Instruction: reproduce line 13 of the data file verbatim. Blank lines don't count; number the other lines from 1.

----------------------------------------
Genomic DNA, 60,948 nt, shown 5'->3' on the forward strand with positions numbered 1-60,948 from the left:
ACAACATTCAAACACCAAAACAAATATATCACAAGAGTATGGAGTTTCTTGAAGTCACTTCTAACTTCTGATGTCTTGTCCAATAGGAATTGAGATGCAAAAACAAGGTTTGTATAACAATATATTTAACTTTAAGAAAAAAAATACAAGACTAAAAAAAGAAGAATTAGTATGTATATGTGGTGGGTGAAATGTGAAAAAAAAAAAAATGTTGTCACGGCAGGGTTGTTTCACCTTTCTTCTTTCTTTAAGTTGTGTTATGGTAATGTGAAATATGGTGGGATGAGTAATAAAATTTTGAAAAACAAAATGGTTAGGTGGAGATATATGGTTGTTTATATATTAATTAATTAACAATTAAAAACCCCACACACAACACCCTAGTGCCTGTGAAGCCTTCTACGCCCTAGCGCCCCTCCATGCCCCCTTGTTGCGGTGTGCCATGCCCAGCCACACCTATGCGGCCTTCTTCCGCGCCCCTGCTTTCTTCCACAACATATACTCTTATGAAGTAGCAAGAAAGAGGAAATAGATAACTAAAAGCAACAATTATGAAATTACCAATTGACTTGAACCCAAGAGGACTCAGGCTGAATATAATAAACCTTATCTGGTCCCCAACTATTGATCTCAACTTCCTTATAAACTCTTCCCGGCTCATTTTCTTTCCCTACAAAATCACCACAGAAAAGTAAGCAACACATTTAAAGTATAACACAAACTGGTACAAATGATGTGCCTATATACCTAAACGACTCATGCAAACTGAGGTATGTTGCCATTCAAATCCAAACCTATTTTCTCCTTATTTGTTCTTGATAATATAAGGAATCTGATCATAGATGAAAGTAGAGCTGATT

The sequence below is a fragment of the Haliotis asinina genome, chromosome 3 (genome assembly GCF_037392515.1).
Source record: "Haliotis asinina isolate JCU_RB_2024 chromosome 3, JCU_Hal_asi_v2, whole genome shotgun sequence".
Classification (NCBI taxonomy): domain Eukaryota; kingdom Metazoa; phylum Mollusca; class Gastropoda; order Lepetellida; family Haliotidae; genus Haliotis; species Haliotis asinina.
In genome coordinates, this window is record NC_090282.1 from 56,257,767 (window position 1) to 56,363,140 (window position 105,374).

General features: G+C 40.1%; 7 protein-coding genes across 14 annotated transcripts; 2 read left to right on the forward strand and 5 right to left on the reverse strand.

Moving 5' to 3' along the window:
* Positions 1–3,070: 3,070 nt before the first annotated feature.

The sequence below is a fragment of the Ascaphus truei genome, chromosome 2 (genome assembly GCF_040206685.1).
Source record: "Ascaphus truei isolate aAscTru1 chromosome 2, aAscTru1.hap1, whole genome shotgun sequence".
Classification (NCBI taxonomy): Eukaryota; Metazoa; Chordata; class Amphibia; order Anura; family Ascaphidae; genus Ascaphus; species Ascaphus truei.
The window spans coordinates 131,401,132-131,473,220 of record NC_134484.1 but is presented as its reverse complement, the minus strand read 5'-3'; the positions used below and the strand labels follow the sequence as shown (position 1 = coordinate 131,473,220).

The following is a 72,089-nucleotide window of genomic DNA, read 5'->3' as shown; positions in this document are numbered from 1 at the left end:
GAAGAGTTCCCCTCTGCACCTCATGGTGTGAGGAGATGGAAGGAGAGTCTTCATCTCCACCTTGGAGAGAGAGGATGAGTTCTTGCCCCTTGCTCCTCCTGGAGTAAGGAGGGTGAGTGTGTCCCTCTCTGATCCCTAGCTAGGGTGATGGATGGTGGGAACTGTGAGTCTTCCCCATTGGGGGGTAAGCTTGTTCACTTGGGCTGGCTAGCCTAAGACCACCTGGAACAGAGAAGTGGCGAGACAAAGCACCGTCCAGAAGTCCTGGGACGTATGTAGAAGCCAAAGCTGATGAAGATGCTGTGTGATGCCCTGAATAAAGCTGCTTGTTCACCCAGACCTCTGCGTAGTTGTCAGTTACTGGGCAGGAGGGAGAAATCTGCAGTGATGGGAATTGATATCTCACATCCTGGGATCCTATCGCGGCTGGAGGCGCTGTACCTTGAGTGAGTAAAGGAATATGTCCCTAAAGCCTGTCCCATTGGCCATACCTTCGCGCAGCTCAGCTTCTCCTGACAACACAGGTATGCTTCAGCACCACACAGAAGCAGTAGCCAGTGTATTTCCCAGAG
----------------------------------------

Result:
The window spans coordinates 131,401,132-131,473,220 of record NC_134484.1 but is presented as its reverse complement, the minus strand read 5'-3'; the positions used below and the strand labels follow the sequence as shown (position 1 = coordinate 131,473,220).